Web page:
In his last bout, Hooker exhibited wrestling and control on the ground, skills that will be tested to the limit against Makhachev in their Lightweight matchup. The 31-year-old’s knees are another tool that will be employed to prevent the eventual takedown.

Since his loss in his UFC debut, Makhachev has looked almost unbeatable, with his wrestling exuding strength, speed, and tenacity.

His grappling was put to test in his first main event against Thiago Moises, who presented a submission threat Makhachev hadn’t faced up until that point. He passed the test with flying colors, dominating the Brazilians from start to finish to win with a fourth round submission.

This bout has major title implications for the winner, while the loser will likely have to take a high-risk, low-reward fight with Rafael Fiziev or Gregor Gillespie.

Alexander Volkov takes on Marcin Tybura in Heavyweight bout that was added late to the main card, and before that is one of the most anticipated fights of the night which sees the return of Khamzat Chimaev against the “Leech” Li Jingliang in the Welterweight division.

The Russian-born Swede is coming off a year’s layoff due to lingering effects of COVID-19 that ruled him out of multiple bouts with Leon Edwards.

Chimaev burst onto the scene last year, winning two fights within 10 days at Fight Island 1 in Abu Dhabi. In those bouts, the 27-year-old displayed powerful wrestling and smooth grappling that rendered his opponents powerless to his never-ending barrage of ground strikes and submission attempts.

In his most recent appearance in the Octagon, he flattened Gerald Meerschaert in only 10 seconds with a single right hand. Although Chimaev seemed open to fighting at both Welterweight and middleweight, declining main event bouts with Luke Rockhold show he is more interested in fighting at welterweight.

Up against him will be Jingliang, who knocked Santiago Ponzinibbio out in the first round last January. The Leech utilizes a unique striking style, employing an abundance of hooks from unorthodox angles, although  the 33-year-old from China showed a susceptibility to be controlled in his bout against Neil Magny in 2020.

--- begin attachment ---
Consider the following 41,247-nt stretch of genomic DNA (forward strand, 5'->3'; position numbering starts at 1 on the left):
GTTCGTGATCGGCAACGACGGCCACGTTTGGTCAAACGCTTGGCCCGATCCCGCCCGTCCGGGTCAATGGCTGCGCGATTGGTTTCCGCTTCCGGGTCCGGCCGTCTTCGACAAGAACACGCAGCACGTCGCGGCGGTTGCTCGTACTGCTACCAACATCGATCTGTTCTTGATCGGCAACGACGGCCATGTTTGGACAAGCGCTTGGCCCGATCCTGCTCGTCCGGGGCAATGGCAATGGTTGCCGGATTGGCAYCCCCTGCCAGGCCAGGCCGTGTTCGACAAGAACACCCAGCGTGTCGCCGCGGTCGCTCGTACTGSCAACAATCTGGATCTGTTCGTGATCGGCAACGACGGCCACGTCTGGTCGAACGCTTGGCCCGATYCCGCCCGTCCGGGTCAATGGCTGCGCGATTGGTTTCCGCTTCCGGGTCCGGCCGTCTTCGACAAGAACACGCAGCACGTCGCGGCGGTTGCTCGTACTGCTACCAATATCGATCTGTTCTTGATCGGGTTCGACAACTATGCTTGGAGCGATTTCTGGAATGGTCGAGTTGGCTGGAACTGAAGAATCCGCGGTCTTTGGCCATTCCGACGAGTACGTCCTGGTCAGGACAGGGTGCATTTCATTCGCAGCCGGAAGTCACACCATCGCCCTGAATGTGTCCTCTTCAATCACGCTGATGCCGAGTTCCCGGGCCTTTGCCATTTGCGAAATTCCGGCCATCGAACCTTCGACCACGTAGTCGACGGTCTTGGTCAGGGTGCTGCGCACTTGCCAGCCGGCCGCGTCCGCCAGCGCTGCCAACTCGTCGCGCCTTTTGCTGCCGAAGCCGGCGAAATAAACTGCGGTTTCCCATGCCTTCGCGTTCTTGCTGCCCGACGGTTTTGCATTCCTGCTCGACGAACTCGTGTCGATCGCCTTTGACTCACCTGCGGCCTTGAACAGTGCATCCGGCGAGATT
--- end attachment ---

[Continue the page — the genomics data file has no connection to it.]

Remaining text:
This fight will come down to who controls where it takes place, with Chimaev being more comfortable on the ground while Jingliang preferring a striking affair. The winner of the bout is sure to see a steep challenge in their next fight, with fighters like Wonderboy, Belal Muhammad and Geoff Neal, without signed fights, waiting for their chance.

The main card opens with an intriguing matchup between ranked Light Heavyweights Magomed Ankalaev of Russia and Volkan Oezdemir of Switzerland.

The 22 -year-old Oezdemir’s defeat to Jiri Prochazka at UFC 251 in Abu Dhabi has aged well, with  Czech fighter solidifying himself as the next man in line for a title shot.

Short bouts have become synonymous with Oezdemir fights, with the Swiss fighter’s kill or be killed style leading to swift finishes. But in Ankaleav, he will up against man many believe to be the future champion of the division. Ankaleav has been perfect in his career outside of a last-second submission defeat to Paul Craig back in 2018.

Ankaleav possesses masterful striking and employs a variety of techniques. While his power and striking are impressive, Ankalaev has also displayed sound wrestling in his last victory against Nikita Krylov in February.

This bout has significant implications for the trajectory of both fighters’ careers, as a win for Ankalaev puts him in the title picture, while a win for Oezdemir keeps him relevant at the peak of the division. A loss for either fighter increases their distance to the title substantially in the shark-infested waters of the light heavyweight division.